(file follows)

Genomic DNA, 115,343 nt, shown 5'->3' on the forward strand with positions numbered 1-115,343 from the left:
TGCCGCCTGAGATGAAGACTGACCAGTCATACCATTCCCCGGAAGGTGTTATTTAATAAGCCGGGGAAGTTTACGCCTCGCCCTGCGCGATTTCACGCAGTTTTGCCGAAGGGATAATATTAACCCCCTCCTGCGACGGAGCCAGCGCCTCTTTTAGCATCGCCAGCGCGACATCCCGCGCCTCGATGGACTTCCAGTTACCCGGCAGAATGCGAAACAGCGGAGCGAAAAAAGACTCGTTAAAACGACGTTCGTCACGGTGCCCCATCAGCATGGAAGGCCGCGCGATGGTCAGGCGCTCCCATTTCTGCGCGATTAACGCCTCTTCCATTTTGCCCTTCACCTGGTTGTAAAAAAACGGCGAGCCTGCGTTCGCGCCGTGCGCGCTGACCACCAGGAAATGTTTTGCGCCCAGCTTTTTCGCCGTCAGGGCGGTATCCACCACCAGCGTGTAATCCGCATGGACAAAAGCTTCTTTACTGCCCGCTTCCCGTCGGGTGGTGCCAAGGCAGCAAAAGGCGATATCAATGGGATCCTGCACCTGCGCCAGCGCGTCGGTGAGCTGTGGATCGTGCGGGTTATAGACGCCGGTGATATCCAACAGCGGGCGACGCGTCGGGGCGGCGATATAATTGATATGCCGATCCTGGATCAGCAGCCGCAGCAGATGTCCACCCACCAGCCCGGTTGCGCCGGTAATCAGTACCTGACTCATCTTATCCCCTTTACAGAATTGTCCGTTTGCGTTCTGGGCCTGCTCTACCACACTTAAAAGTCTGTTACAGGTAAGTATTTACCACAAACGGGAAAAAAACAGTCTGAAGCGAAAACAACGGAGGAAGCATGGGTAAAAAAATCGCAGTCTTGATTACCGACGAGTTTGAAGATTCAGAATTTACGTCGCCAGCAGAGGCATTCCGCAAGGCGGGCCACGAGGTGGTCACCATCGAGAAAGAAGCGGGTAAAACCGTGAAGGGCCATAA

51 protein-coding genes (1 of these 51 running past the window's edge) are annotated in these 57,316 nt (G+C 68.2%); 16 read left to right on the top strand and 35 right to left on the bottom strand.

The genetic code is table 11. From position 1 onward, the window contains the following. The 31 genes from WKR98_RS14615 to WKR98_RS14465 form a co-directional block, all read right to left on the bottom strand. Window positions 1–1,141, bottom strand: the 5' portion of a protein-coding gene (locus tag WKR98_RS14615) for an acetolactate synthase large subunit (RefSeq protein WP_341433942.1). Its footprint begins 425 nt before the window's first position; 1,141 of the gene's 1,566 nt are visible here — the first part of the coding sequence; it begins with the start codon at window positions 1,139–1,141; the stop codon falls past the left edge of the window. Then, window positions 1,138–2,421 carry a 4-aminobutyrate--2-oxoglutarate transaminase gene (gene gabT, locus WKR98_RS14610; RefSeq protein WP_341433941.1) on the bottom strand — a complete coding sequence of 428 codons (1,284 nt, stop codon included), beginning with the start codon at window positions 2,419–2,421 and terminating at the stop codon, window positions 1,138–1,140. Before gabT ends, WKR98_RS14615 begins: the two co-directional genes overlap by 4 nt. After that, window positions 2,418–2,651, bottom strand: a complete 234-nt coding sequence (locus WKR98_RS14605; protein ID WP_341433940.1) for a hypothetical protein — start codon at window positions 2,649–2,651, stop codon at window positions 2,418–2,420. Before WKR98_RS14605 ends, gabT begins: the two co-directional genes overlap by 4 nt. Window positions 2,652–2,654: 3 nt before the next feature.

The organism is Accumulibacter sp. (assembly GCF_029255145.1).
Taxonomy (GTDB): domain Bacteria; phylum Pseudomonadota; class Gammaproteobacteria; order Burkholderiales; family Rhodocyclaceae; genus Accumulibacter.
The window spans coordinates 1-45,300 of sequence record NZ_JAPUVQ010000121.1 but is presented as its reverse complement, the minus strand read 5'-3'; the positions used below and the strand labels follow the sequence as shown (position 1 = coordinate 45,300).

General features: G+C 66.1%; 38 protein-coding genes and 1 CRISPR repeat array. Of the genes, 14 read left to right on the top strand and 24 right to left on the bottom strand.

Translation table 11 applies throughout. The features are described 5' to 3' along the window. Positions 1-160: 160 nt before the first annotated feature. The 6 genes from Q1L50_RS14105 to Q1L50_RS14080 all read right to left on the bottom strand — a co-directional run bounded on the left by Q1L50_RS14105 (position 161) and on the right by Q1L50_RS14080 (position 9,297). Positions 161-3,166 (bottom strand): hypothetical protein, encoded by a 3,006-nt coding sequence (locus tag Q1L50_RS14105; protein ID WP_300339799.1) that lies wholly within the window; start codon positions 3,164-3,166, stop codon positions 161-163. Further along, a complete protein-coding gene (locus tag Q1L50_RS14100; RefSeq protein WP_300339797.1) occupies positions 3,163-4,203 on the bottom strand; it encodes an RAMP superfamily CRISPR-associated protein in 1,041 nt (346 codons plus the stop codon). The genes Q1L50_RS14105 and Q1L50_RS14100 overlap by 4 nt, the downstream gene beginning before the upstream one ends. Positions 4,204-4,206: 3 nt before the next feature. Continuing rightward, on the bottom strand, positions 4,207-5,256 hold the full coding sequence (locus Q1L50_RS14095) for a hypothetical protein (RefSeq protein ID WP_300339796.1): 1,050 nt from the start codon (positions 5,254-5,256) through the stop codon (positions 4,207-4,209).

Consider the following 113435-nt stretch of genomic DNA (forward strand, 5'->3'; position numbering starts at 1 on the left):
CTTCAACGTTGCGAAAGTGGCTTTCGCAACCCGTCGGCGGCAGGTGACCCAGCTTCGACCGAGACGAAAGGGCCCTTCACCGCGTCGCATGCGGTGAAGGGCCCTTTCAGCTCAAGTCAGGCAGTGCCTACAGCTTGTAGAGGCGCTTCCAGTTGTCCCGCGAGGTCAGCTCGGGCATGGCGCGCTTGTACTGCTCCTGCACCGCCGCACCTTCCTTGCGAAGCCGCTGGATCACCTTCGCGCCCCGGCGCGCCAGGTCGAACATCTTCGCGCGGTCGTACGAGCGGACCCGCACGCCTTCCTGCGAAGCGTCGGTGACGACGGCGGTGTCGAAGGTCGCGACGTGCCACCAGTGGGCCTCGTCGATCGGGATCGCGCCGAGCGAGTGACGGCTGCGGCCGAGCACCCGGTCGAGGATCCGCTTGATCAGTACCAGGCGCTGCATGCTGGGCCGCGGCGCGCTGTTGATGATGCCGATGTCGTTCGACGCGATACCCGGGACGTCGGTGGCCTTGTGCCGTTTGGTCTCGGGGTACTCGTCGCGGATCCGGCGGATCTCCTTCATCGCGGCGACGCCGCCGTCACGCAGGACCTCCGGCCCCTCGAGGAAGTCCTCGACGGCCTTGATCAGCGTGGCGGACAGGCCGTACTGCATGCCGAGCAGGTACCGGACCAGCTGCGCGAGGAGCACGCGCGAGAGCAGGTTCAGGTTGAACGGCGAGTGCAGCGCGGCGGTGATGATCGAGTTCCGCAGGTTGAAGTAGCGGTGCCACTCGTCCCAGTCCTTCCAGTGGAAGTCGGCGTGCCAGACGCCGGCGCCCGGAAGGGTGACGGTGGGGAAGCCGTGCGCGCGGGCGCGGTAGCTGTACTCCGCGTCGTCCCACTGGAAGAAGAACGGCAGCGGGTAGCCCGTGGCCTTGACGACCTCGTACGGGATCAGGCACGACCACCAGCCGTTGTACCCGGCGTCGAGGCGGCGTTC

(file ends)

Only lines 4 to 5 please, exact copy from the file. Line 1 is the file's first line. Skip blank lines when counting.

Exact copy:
The genetic code is table 11. From position 1 onward, the window contains the following. The 31 genes from WKR98_RS14615 to WKR98_RS14465 form a co-directional block, all read right to left on the bottom strand. Window positions 1–1,141, bottom strand: the 5' portion of a protein-coding gene (locus tag WKR98_RS14615) for an acetolactate synthase large subunit (RefSeq protein WP_341433942.1). Its footprint begins 425 nt before the window's first position; 1,141 of the gene's 1,566 nt are visible here — the first part of the coding sequence; it begins with the start codon at window positions 1,139–1,141; the stop codon falls past the left edge of the window. Then, window positions 1,138–2,421 carry a 4-aminobutyrate--2-oxoglutarate transaminase gene (gene gabT, locus WKR98_RS14610; RefSeq protein WP_341433941.1) on the bottom strand — a complete coding sequence of 428 codons (1,284 nt, stop codon included), beginning with the start codon at window positions 2,419–2,421 and terminating at the stop codon, window positions 1,138–1,140. Before gabT ends, WKR98_RS14615 begins: the two co-directional genes overlap by 4 nt. After that, window positions 2,418–2,651, bottom strand: a complete 234-nt coding sequence (locus WKR98_RS14605; protein ID WP_341433940.1) for a hypothetical protein — start codon at window positions 2,649–2,651, stop codon at window positions 2,418–2,420. Before WKR98_RS14605 ends, gabT begins: the two co-directional genes overlap by 4 nt. Window positions 2,652–2,654: 3 nt before the next feature.

The organism is Accumulibacter sp. (assembly GCF_029255145.1).